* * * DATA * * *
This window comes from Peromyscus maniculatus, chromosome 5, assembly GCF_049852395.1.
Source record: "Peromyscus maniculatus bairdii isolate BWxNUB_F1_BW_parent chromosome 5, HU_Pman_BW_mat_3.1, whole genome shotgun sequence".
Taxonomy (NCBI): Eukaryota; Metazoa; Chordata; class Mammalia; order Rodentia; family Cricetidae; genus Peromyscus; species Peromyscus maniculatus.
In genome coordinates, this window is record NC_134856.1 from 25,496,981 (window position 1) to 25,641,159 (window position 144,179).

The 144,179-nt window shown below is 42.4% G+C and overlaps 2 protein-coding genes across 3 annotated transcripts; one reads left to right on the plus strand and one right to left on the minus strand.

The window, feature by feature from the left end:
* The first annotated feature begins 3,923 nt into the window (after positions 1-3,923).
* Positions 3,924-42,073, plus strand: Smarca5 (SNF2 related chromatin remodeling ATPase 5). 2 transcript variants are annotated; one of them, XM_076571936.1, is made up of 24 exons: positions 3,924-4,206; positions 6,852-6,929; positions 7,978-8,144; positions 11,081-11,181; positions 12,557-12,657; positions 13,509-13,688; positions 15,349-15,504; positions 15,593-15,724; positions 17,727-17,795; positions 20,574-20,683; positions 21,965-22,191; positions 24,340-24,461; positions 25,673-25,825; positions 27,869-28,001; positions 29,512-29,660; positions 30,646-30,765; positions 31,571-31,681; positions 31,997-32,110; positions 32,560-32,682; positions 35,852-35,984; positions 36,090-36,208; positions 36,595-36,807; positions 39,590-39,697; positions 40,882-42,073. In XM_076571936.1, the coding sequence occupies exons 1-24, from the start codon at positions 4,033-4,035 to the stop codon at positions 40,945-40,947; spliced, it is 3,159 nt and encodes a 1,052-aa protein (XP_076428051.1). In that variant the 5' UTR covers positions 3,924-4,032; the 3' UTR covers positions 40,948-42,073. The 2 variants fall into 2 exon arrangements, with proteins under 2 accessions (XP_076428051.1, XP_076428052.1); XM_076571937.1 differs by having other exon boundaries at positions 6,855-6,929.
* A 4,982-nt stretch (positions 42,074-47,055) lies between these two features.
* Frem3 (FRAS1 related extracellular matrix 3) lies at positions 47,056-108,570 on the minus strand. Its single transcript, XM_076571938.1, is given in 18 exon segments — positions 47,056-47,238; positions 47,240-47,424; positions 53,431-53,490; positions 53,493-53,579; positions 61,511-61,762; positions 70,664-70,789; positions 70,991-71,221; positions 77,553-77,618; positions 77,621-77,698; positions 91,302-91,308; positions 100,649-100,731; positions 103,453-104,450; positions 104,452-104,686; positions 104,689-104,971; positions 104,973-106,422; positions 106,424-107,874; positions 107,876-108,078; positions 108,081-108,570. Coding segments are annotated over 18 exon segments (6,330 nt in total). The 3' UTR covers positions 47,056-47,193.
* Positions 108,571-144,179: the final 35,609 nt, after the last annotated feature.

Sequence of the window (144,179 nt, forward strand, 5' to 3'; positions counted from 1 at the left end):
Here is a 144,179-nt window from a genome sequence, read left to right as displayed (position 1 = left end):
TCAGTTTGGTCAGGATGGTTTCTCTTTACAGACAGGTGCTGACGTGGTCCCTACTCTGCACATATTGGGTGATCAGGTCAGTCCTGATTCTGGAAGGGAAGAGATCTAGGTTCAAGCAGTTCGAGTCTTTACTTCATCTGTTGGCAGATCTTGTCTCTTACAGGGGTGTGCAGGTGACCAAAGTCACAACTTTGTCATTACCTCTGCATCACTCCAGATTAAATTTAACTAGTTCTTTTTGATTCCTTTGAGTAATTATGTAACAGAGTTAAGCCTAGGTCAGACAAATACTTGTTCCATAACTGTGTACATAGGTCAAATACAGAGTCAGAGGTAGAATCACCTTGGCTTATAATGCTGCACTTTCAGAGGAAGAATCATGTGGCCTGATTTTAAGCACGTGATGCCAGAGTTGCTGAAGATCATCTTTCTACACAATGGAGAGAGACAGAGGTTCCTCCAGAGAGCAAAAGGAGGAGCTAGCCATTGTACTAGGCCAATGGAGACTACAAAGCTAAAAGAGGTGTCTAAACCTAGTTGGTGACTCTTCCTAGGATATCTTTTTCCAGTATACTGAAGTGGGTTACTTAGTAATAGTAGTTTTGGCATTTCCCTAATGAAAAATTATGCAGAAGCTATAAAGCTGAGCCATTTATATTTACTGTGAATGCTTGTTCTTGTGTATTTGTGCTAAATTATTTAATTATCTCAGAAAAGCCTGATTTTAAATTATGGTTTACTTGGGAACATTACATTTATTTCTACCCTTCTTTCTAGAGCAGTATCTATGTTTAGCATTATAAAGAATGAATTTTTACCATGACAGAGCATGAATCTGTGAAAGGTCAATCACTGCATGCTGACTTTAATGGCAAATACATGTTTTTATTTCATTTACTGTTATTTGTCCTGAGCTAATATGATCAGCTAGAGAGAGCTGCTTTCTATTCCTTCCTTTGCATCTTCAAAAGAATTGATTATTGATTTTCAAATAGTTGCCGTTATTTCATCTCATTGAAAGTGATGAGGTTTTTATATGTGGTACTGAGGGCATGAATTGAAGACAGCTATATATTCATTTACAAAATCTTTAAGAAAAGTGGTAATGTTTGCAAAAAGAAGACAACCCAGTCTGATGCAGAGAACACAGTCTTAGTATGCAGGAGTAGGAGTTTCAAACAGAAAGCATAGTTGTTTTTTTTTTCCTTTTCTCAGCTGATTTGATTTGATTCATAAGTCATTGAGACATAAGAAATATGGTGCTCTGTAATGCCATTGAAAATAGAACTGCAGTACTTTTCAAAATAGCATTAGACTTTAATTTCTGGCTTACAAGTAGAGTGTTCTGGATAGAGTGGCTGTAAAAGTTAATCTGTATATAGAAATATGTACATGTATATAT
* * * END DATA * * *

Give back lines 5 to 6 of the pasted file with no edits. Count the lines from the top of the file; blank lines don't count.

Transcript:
The 144,179-nt window shown below is 42.4% G+C and overlaps 2 protein-coding genes across 3 annotated transcripts; one reads left to right on the plus strand and one right to left on the minus strand.

The window, feature by feature from the left end: